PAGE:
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The FREE Complete Bay Area Auto Enthusiast Guide
1933 OLDSMOBILE F33 RUMBLE SEAT COUPE A RARE BEAUTY

By KENNETH HALL – motoringtampabay@gmail.com
The first word that comes to mind when encountering the 1933 Oldsmobile F33 Rumble Seat Coupe owned by Angelo Rumore is “stunning.” It certainly does not look like an 85 year-old automobile, and that is one of the reasons Rumore bought the car four years ago when he was actually looking for something else.
“I was looking for a 1933 Pontiac and going through a list of cars for sale when this one popped up,” Rumore recalls. “It looked very much like a 1933 Pontiac so I went to see it and liked it so much I bought it.”
One of only six known to exist, according to the Oldsmobile Club of America, the 1933 Oldsmobile F33 Rumble Seat Coupe is an all-original, numbers-matching car that has been restored to look as it did the day it left the factory. The car has undergone two restorations, according to Rumore. The first began in 1978 and a second more detailed restoration began in 2008.
“The first guy who restored the car did a pretty good body-on total restoration, but the second guy did a more thorough job,” Rumore says. “During the first restoration, the car was completely painted light blue, but the second guy painted the fenders a darker blue. Also, he redid the interior and dashboard and all of the chrome plating. The interior is all gray cloth and whoever did the upholstery did a fantastic job.”
By the time that Rumore bought the 1933 Oldsmobile, there was little restoration work left to do.
“When I bought the car, it was pretty much in the same condition it is now,” Rumore explains. “I repainted the engine because it was the wrong color. It is supposed to be a darker shade of green. I detailed the engine and put carpet in the interior, which had black rubber mats. I also redid the decals on the hubcaps. The car originally had a six-volt battery but I converted it to eight-volt, which makes for easier starting and makes the lights brighter.”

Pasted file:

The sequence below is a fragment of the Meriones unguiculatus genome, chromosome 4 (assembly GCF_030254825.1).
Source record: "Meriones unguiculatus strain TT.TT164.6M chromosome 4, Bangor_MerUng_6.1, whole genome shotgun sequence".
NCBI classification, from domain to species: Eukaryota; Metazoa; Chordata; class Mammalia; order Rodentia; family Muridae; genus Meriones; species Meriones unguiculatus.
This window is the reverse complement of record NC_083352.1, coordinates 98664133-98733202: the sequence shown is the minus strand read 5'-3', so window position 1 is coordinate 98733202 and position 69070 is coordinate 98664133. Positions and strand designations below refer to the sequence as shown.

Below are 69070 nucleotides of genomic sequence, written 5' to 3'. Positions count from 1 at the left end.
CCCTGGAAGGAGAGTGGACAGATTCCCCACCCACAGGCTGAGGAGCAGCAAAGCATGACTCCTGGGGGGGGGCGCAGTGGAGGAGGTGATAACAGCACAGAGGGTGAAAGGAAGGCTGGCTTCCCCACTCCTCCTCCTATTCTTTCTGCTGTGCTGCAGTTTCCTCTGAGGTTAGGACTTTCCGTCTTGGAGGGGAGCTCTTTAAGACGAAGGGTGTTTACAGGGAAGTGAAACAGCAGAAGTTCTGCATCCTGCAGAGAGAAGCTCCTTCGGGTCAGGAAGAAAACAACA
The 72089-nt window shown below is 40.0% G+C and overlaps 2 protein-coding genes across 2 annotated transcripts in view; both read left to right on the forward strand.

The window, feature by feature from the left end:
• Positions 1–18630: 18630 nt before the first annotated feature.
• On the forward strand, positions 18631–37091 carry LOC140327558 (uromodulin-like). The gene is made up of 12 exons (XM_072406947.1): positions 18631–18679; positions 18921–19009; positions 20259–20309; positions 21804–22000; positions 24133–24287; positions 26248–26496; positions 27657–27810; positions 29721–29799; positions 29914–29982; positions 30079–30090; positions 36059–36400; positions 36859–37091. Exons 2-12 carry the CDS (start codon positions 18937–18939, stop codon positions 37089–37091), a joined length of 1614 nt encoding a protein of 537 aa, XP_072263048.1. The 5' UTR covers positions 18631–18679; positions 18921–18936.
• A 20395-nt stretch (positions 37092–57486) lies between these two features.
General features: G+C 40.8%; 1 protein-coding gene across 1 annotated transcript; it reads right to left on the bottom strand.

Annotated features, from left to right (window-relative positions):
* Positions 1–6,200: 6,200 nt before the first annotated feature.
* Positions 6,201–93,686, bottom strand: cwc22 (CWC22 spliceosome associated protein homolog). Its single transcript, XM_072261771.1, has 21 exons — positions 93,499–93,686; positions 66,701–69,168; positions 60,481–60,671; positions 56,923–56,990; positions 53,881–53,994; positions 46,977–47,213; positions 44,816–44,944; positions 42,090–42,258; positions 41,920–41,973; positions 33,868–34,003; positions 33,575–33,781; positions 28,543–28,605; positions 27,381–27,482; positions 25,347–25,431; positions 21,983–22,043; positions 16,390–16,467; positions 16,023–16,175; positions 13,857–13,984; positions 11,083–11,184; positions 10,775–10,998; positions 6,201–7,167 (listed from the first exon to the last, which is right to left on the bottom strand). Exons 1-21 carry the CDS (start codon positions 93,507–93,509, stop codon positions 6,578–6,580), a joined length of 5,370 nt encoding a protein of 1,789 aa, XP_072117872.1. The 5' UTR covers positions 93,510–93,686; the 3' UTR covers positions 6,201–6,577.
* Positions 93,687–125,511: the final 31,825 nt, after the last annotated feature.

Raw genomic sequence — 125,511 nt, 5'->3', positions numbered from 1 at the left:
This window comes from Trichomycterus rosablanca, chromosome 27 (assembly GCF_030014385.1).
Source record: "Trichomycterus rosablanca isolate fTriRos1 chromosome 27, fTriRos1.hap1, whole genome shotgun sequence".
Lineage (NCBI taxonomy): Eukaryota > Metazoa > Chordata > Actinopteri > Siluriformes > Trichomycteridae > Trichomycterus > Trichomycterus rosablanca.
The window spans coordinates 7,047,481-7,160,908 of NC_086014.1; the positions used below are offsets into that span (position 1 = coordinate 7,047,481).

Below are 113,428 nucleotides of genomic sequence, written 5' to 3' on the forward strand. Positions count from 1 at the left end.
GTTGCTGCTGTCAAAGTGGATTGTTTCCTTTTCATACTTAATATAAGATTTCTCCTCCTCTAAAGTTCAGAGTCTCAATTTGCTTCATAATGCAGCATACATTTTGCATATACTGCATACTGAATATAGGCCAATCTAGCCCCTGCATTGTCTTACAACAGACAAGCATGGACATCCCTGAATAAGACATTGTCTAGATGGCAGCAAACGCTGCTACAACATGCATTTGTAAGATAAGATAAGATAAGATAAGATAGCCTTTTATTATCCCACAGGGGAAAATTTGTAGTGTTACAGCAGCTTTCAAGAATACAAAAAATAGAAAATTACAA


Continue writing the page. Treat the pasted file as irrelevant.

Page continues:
The 33 Oldsmobile has scant features, unlike modern cars. It has a heater, but only manual brakes and steering. The driver gauges, which are set in a beautiful wood dash board, are limited to a speedometer, fuel, temperature, battery and oil pressure gauge. The car has no air conditioning, but Rumore says it does not really get hot inside because of the air flow.
“There is a louver on the cowl in front of the windshield. It opens with a lever, and because the rear window rolls down, you get a good flow of air through the car,” Rumore explains.
The car is powered by the original 221 cubic-inch six-cylinder flat head engine, which was rebuilt during the original restoration. The transmission is a manual three-speed with the gearshift on the floor. The 33 Oldsmobile has a hand crank, but Rumore admits he is never used it. “I think that a big six-cylinder engine like that would be really hard to start with a crank,” he says. “I have the original crank, but I do not think I had try to start the car with it. Also, I have the original owner manual and the original shop manual, which tells you how to work on the car.”
Rumore says the car is a pleasure to drive, and it gets a lot of attention, but he is looking to sell his 1933 Oldsmobile. “I kind of bought the car to sell it again, but I have enjoyed it so much that I have kept it,” he says, “I get bored with the cars after a while, so I am ready to move on to something else. I had like to sell it to someone who appreciates rare cars. Anyone interested in the car can email aromore44@gmail.com.”

Do you have a classic or rare American car you would like to see featured in Motoring Tampa Bay? If so, send details and contact information to Kenneth.hall54@gmail.com or motoringtampabay@gmail.com